So now I’ve got all my rows sewn together and I’m going to give those a quick press. And what I’m going to do when I press these is I’m going to make sure that the middle seams are going out, these seams are going in and these seams are going out. So when I lay this on here like this I’m going to push this seam over to the middle. And that will help my seams nest when I put my rows together. I’m going to flip this over and make sure that I have no pleats in here because if you have a pleat or a fold your block is not going to line up very good. So the next row I want to press the seams out so, to make sure they can nest right next to each other. So I’m just going to press these out, flip it over again. Make sure there’s no seams or folds on here. I have a little thread. Oop, I need to clip that thread. And we’ll put this in the middle. The last row, we’re again going to press in the middle. Now do you have to press them in or can you press them out? You can do whatever you want. If anybody looks inside to see which way you pressed they are not your friend. So this is just how I’m doing it. And honestly on the next block I may forget what I did and press them out, in, out, you know. So just make sure that they’re opposites and then they’ll all line up nice together. Alright.

So now what I’m going to do is I’m going to lay this whole row on top of here like this. And what I’m going to do is I’m going to make sure that these line up. And you can put a pin in there if you like. I like to do a few little anchoring stitches here at the beginning. And then I’m going to match at every junction to make sure my rows stay lined up. So let’s go ahead and sew down this one. So here’s a few little stitches. Alright. So now what we want to do is we just want to press our block. So let me scoot this out of the way. We’re going to press these seams right here. When you make big blocks, oh my gosh, your quilt goes together so fast. I love big blocks and I cannot lie. There we go. Here’s this block. Isn’t this a great block?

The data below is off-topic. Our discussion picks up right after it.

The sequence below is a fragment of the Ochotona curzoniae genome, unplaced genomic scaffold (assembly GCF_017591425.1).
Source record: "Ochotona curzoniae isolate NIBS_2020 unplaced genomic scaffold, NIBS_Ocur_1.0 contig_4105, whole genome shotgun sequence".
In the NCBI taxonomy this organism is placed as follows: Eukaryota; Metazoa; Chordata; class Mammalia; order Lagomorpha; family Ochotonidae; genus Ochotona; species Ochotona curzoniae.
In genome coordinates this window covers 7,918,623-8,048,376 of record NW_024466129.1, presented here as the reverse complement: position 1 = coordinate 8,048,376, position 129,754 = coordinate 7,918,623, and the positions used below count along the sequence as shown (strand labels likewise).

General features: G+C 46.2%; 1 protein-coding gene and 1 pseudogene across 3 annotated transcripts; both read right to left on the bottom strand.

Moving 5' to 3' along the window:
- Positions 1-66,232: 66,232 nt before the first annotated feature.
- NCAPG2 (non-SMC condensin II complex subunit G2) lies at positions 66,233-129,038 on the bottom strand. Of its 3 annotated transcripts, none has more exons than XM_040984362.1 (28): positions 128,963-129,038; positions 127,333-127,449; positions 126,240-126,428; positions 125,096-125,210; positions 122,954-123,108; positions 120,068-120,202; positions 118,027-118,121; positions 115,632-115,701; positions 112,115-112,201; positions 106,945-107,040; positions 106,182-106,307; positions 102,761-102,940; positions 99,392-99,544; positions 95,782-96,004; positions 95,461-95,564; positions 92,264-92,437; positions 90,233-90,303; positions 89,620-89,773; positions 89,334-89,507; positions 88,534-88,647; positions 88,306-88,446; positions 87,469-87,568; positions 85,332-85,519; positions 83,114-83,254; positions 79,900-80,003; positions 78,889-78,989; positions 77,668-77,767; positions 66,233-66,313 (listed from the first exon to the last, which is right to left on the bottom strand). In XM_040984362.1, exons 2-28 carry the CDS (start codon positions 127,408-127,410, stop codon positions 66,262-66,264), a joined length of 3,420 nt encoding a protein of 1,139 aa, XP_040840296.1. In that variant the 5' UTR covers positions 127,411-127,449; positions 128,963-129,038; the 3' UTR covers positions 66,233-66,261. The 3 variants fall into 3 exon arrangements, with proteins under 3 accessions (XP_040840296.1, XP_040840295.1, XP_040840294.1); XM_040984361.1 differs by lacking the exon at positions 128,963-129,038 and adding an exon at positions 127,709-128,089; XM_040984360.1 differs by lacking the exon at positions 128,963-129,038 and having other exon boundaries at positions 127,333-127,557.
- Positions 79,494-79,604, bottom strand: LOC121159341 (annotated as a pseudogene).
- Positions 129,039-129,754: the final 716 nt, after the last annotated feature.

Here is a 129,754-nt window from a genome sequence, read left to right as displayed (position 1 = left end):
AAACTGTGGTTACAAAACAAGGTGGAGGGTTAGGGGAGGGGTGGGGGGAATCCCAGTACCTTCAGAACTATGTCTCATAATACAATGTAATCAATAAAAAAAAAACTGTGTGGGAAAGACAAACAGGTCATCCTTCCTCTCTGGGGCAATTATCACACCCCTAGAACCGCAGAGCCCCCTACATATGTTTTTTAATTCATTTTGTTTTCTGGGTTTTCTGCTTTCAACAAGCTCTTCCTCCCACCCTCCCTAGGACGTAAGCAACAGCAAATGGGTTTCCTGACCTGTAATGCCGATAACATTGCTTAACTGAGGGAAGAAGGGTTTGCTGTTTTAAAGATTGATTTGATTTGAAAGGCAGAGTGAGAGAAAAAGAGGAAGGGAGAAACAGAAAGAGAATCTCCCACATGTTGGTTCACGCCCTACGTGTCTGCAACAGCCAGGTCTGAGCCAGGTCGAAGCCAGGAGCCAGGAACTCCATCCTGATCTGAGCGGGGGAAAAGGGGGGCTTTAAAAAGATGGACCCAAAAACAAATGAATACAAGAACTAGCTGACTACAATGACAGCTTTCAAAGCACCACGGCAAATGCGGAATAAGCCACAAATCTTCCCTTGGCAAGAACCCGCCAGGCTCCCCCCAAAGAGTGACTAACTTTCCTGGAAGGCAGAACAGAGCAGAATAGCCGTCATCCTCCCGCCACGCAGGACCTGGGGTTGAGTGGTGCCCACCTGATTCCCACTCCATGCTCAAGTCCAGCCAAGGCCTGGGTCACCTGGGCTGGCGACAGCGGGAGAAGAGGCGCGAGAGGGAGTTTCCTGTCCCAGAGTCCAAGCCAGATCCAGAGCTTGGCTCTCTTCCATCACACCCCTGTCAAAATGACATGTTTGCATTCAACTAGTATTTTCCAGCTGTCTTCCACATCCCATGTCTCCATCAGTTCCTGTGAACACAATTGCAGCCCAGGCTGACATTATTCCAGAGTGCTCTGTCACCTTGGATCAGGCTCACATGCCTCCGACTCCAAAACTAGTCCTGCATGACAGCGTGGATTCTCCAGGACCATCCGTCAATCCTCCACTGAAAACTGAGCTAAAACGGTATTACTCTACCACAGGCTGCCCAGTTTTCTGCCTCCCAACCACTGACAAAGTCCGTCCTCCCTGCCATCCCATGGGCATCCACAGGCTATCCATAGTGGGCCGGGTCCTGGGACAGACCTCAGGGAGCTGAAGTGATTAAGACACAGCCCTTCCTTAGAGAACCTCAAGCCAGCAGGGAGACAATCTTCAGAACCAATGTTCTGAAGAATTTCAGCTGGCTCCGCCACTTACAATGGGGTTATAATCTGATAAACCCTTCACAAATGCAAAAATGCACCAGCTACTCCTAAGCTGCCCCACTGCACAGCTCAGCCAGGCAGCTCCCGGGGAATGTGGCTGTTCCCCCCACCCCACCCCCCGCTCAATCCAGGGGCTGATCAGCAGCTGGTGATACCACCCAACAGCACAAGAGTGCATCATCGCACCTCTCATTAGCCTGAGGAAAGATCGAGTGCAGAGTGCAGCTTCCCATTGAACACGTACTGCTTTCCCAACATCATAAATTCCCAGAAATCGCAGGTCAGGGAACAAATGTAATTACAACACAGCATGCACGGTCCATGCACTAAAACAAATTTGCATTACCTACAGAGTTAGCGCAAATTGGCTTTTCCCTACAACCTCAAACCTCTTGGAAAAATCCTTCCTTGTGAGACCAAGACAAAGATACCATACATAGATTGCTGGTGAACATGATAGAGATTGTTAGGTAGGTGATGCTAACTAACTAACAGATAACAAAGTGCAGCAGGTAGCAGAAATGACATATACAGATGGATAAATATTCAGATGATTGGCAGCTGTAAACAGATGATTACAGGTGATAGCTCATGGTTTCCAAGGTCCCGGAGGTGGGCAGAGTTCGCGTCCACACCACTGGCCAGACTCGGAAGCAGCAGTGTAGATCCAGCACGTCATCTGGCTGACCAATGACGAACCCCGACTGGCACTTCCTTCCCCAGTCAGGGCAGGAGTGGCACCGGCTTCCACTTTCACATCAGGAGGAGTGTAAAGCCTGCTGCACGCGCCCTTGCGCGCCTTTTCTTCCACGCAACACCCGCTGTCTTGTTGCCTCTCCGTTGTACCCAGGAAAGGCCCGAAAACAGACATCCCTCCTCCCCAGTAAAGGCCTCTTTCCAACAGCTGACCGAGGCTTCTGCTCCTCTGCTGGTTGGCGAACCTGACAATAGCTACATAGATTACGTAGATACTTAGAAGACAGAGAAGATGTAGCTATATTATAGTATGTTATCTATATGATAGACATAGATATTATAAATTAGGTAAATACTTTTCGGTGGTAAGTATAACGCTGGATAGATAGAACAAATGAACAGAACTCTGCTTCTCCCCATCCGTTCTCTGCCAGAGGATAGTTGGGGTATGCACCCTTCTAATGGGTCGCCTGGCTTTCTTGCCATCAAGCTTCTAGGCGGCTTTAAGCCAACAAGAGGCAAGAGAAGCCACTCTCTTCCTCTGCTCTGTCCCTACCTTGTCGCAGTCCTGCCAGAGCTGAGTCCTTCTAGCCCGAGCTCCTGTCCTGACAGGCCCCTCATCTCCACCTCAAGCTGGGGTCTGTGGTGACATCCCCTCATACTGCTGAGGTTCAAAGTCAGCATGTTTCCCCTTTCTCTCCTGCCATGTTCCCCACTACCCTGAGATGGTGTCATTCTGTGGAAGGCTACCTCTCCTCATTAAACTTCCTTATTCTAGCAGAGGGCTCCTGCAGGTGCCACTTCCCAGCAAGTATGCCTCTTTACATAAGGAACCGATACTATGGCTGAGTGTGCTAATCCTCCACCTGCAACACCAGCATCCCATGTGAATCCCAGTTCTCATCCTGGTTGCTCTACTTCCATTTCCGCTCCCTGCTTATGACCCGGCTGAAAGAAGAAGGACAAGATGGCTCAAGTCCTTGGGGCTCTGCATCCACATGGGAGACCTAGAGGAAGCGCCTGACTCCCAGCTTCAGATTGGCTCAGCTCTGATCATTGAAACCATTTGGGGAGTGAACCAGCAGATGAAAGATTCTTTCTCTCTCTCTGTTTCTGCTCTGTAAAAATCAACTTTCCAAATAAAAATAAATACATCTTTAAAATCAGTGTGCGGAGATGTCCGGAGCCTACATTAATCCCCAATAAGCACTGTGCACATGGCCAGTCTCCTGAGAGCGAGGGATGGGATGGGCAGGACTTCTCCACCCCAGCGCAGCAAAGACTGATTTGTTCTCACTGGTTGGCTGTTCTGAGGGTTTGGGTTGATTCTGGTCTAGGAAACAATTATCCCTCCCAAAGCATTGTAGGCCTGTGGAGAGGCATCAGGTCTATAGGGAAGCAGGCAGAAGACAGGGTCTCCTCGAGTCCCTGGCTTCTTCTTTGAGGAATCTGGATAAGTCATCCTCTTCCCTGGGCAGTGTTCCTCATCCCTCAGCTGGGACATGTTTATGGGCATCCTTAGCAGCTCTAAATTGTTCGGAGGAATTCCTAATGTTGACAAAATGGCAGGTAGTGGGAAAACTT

Now let’s see how this goes in the quilt. So right here, color up, color up and color up, color up. That’s how the block goes in here. Now you’ll notice right here, we have a sashing strip. So the size of this block, this is 2 ½ inches by the sashing strip. So you’re going to sew block, sashing strip, block, sashing strip, block. Then you’re going to put another sashing strip in that is the exact same size as this one. It’s the bottom size of the block but a little cornerstone. And the little cornerstones are 2 ½ inch squares. And we got those out of the border fabric. Just took a little piece. They’re all the same. Cut our little border fabric, 2 ½ inch squares. So we put, you know, sashing strip here. So then you put this one piece, the sashing strip, 2 ½ inch square, sashing strip, 2 ½ inch square, sashing strip. And that takes care of that piece in between. What it does is it just separates the blocks a little bit so that they can stand out and show off their beauty. So this is just a fun quilt. It’s a great way to learn three different blocks. You’ve got your chevron block, your broken dishes block and your diamond block in the center. And we hope you enjoyed this tutorial on the Calico Star from the Missouri Star Quilt Company.

Share your Quilts
& Progress on Social